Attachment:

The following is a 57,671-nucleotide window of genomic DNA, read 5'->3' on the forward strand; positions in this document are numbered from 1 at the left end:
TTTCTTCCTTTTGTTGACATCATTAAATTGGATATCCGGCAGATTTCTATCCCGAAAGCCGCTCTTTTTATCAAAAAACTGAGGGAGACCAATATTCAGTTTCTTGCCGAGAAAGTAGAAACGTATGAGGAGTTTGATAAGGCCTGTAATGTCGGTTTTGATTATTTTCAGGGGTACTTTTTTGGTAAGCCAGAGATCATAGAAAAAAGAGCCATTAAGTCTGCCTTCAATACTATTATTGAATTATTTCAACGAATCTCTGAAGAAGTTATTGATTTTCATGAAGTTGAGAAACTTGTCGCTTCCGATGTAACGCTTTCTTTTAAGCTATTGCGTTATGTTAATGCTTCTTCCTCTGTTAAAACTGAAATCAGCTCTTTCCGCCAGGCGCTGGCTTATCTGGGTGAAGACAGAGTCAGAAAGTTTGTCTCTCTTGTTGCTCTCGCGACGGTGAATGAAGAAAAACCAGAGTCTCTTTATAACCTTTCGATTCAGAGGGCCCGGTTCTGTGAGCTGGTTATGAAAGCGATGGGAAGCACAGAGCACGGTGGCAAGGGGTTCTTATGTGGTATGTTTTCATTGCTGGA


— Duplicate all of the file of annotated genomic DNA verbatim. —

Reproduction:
The following is a 57,671-nucleotide window of genomic DNA, read 5'->3' on the forward strand; positions in this document are numbered from 1 at the left end:
TTTCTTCCTTTTGTTGACATCATTAAATTGGATATCCGGCAGATTTCTATCCCGAAAGCCGCTCTTTTTATCAAAAAACTGAGGGAGACCAATATTCAGTTTCTTGCCGAGAAAGTAGAAACGTATGAGGAGTTTGATAAGGCCTGTAATGTCGGTTTTGATTATTTTCAGGGGTACTTTTTTGGTAAGCCAGAGATCATAGAAAAAAGAGCCATTAAGTCTGCCTTCAATACTATTATTGAATTATTTCAACGAATCTCTGAAGAAGTTATTGATTTTCATGAAGTTGAGAAACTTGTCGCTTCCGATGTAACGCTTTCTTTTAAGCTATTGCGTTATGTTAATGCTTCTTCCTCTGTTAAAACTGAAATCAGCTCTTTCCGCCAGGCGCTGGCTTATCTGGGTGAAGACAGAGTCAGAAAGTTTGTCTCTCTTGTTGCTCTCGCGACGGTGAATGAAGAAAAACCAGAGTCTCTTTATAACCTTTCGATTCAGAGGGCCCGGTTCTGTGAGCTGGTTATGAAAGCGATGGGAAGCACAGAGCACGGTGGCAAGGGGTTCTTATGTGGTATGTTTTCATTGCTGGA